Foot Rot in Swine by Julie Helms

Julie Helms

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Created on: June 20, 2009   Last Updated: June 28, 2009

Foot rot, or septic laminitis, in pigs is not caused by one particular organism. Foot rot is a condition of injury to the soft tissue of the pig’s foot, or claw, which is then invaded by any of a variety of organisms, leading to further complication.

The initial insult to the external part of the claw is called bush foot. This involves a crack to the hoof, splitting of the hoof or penetration of the sole by a sharp object or by erosion through wear and tear. An infection takes hold causing painful swelling and ulceration in the joint, laminae or coronary band. If the fissure and subsequent infection penetrate more deeply into the soft tissue then the condition is called foot rot. At this point, in addition to pain, swelling and ulceration, the pig may develop a life-threatening septicemia or bacteremia. Once the condition has become systemic bacteria can invade other areas of the body including the liver and brain.


Foot rot is usually caused by sharp aspects in concrete flooring, or any other flooring material that can cause a physical injury or tear to the claw. The problem is then compounded if the pig’s area is unsanitary or wet.

Another possible cause is a biotin deficiency. Biotin, or Vitamin H, is necessary for the healthy growth of the hoof wall and for maintaining its integrity. A deficiency could lead to the breakdown of the wall making it more vulnerable to damage and infection. A deficiency can be easily remedied with a supplement in the feed.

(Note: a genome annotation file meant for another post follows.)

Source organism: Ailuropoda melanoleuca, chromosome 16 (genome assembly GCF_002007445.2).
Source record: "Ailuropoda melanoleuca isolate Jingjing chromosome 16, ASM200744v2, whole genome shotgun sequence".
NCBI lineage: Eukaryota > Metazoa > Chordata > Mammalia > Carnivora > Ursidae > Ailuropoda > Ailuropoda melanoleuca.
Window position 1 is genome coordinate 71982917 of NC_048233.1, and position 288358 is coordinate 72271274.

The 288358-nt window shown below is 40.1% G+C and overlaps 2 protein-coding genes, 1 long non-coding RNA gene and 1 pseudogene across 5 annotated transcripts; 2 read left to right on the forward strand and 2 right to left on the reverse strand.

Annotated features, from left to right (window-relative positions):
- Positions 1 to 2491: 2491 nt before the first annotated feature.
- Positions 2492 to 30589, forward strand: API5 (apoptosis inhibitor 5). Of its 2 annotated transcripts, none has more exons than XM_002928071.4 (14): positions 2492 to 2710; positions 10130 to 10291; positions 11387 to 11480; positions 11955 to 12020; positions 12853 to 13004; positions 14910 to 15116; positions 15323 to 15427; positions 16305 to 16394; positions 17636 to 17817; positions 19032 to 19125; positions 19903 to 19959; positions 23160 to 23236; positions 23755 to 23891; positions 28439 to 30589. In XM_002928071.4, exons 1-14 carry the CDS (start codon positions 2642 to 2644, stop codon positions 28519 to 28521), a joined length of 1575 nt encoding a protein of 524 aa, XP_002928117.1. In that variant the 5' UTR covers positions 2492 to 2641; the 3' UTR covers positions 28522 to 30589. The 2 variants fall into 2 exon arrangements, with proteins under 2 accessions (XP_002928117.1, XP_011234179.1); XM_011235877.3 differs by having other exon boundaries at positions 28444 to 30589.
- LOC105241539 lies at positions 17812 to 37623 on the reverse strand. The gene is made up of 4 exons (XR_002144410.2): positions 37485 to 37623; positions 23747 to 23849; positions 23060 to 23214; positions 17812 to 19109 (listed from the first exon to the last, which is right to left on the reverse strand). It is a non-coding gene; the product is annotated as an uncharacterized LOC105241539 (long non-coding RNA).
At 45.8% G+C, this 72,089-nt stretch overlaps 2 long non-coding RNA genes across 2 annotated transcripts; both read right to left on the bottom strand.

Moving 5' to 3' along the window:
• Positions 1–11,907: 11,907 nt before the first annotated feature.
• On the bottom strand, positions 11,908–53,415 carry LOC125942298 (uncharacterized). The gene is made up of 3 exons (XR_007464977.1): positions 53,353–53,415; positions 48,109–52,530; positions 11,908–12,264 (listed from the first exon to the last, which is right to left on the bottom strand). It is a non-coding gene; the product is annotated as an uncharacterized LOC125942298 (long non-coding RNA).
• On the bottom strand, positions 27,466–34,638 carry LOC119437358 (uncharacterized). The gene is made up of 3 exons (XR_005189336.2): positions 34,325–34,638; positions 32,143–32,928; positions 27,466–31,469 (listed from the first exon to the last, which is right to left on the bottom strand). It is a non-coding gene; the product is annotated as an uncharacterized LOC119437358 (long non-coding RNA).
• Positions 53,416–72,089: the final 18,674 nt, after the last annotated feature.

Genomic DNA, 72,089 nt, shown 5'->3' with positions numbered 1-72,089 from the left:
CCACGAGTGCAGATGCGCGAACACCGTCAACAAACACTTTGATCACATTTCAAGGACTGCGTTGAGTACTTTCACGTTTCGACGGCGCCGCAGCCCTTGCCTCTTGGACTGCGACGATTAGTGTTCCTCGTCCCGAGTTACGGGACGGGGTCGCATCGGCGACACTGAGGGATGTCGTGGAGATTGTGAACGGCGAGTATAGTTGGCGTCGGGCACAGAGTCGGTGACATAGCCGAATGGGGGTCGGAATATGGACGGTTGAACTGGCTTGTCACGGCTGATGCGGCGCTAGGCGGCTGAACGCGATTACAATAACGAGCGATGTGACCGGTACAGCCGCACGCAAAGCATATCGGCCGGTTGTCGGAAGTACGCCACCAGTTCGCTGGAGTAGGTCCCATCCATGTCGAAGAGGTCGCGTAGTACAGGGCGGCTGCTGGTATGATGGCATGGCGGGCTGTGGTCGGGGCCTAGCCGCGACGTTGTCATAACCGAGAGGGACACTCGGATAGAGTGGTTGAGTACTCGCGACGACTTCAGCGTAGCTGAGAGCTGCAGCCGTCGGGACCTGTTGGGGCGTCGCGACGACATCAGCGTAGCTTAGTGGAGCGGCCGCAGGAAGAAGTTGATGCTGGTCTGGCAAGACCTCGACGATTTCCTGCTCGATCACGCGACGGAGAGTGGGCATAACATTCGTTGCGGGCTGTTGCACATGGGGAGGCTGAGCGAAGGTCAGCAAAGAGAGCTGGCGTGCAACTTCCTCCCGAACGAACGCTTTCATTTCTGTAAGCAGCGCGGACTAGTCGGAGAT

*Clinical Signs

-Reluctance to rise or lameness, even to the point of refusal to put any weight on the affected foot may be seen.

-Swelling of the whole claw and intense pain if the infection is advanced.

-Cracks and splits in the hoof sole or hoof wall, possibly with visible necrotic ulcerations.

-A test for organisms present may show Arcanobacterium (Actinomyces) pyogenes , Fusobacterium necrophorum , Borrelia suilla , and a mixture of gram-negative and gram-positive cocci and rods, according to Merck Veterinary Manual.


Once diagnosed, foot rot can be treated with penicillin, tetracycline or other antibiotics or antimicrobials, depending on the type of organism cultured. Anti-inflammatories can also help with swelling and pain management if the sow is not pregnant. This treatment is more effective in the earlier stages of foot rot and becomes less effective in more advanced cases, or the longer the pig has had the problem in cases of chronic infection.

Treatment also includes trimming away damaged hoof wall material. In severe cases, x-rays to determine the extent of the problem are necessary, possibly followed by anesthesia and amputation of the foot. Usually this is not a good option from an economic standpoint so immediate culling is indicated.

As always the best cure is prevention, with smooth floors free of sharp objects or harsh chemicals, clean bedding and generally sanitary conditions. Running the pigs through a formalin or copper sulphate bath several times a week can help with disinfection of the feet and the area. Finally, insure their feed contains an appropriate amount of biotin to support hoof wall health.

-The Merck Veterinary Manual



About Vickie Craig

I an avid horseback rider, animal lover, and Owner/Operator of Creekside Farm Tiny Oinkers or my webpage All of my writing comes from factual information, not just my personal experiences or word of mouth.